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13th April 2021 – Editorials/Opinions Analyses

Contents

  1. Not on the same page at sea

NOT ON THE SAME PAGE AT SEA

Context:

The US Navy announced that the USS John Paul Jones from its 7th Fleet had “asserted navigational rights and freedoms inside India’s exclusive economic zone, without requesting India’s prior consent”.

However, India has protested this decision, rejecting the U.S.’s claim that its domestic maritime law was in violation of international law- the United Nations Convention on the Law of the Sea (UNCLOS).

Relevance:

GS-III: Indian Economy (Economic Growth and Development, Planning usage and Mobilisation of resources, Inclusive growth and issues therein)

Mains Questions:

What are the implications of the Freedom of Navigation Operations (FONOP) carried out by the U.S. in Indian Exclusive Economic Zone (EEZ) recently? How can the two countries move forward towards a better understanding? (10 marks)

Dimensions of the Article:

  1. About the recent tussle regarding U.S. FONOP in India’s EEZ
  2. In time of Quad, a new SOP
  3. FONOP
  4. In support of FONOP

About the recent tussle regarding U.S. FONOP in India’s EEZ

  • Indian Ministry of External Affairs responded that the government’s stated position on the UN Convention on the Law of the Sea (UNCLOS) “is that the Convention does not authorise other States to carry out in the Exclusive Economic Zone and on the continental shelf, military exercises or manoeuvres, in particular those involving the use of weapons or explosives, without the consent of the coastal state”.
  • According to UNCLOS, the EEZ “is an area beyond and adjacent to the territorial sea, subject to the specific legal regime” under which “the rights and jurisdiction of the coastal State and the rights and freedoms of other States are governed by the relevant provisions of this Convention”.
  • As per India’s Territorial Waters, Continental Shelf, Exclusive Economic Zone and Other Maritime Zones Act, 1976, the EEZ of India “is an area beyond and adjacent to the territorial waters, and the limit of such zone is two hundred nautical miles from the baseline”.
  • India’s “limit of the territorial waters is the line every point of which is at a distance of twelve nautical miles from the nearest point of the appropriate baseline”.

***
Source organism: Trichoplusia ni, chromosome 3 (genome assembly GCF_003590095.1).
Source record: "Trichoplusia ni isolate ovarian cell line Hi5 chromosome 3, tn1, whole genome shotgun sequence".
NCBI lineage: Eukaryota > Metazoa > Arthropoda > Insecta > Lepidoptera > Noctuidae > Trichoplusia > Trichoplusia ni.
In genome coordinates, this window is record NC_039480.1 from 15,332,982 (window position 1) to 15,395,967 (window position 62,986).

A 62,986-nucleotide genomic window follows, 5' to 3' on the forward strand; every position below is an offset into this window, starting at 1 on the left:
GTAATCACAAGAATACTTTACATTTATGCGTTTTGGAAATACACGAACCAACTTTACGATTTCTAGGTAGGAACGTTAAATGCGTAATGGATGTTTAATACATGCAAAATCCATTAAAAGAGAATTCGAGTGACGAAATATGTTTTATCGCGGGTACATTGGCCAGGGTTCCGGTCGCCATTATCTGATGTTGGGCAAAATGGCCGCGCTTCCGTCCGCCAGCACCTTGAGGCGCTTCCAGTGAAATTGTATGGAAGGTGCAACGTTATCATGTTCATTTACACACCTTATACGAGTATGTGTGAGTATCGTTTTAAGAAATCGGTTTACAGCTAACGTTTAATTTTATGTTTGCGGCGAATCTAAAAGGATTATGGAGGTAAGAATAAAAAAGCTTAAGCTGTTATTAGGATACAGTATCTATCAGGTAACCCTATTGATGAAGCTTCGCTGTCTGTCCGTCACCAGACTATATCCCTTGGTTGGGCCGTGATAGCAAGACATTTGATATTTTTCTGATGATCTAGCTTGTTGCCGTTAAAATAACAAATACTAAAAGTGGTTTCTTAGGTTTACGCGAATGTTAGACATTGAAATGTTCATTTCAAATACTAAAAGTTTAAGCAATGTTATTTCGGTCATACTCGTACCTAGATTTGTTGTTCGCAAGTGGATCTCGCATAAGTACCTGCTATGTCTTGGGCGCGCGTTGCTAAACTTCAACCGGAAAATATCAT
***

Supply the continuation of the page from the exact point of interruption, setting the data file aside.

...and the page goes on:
• Under the 1976 law, “all foreign ships (other than warships including sub-marines and other underwater vehicles) shall enjoy the right of innocent passage through the territorial waters”, innocent passage being one that is “not prejudicial to the peace, good order or security of India”.

In time of Quad, a new SOP

  • A new Standard Operating Procedure (SOP) adopted by the US Navy to underline its freedom of navigation is behind the unusual public statement issued by the Seventh Fleet on its warship entering India’s Exclusive Economic Zone west of Lakshadweep Islands.
  • It’s now left to diplomats from both sides to dial down the temperature, especially since both countries have developed close cooperation in the wake of the Naval exercises involving the Quad grouping.
  • From the US perspective, the FONOP — Freedom of Navigation Operations — is “country-neutral”, and the US Navy carried them as it would have done in the South China Sea or any other maritime domain. It has also been issuing public statements to underline its freedom of navigation.
  • But Delhi has been accommodative of these US FONOP operations and has, in the past, not challenged the movement of the US naval fleet. Also, the US’s conventional approach of listing these operations as part of its annual reports has been “taken note of” by South Block. But this time, it’s the specific “operation-wise statement” that has created disquiet in Delhi. The Indian establishment is particularly perturbed at the fact that it was caught unawares at the public statement made by the Seventh Fleet.

FONOP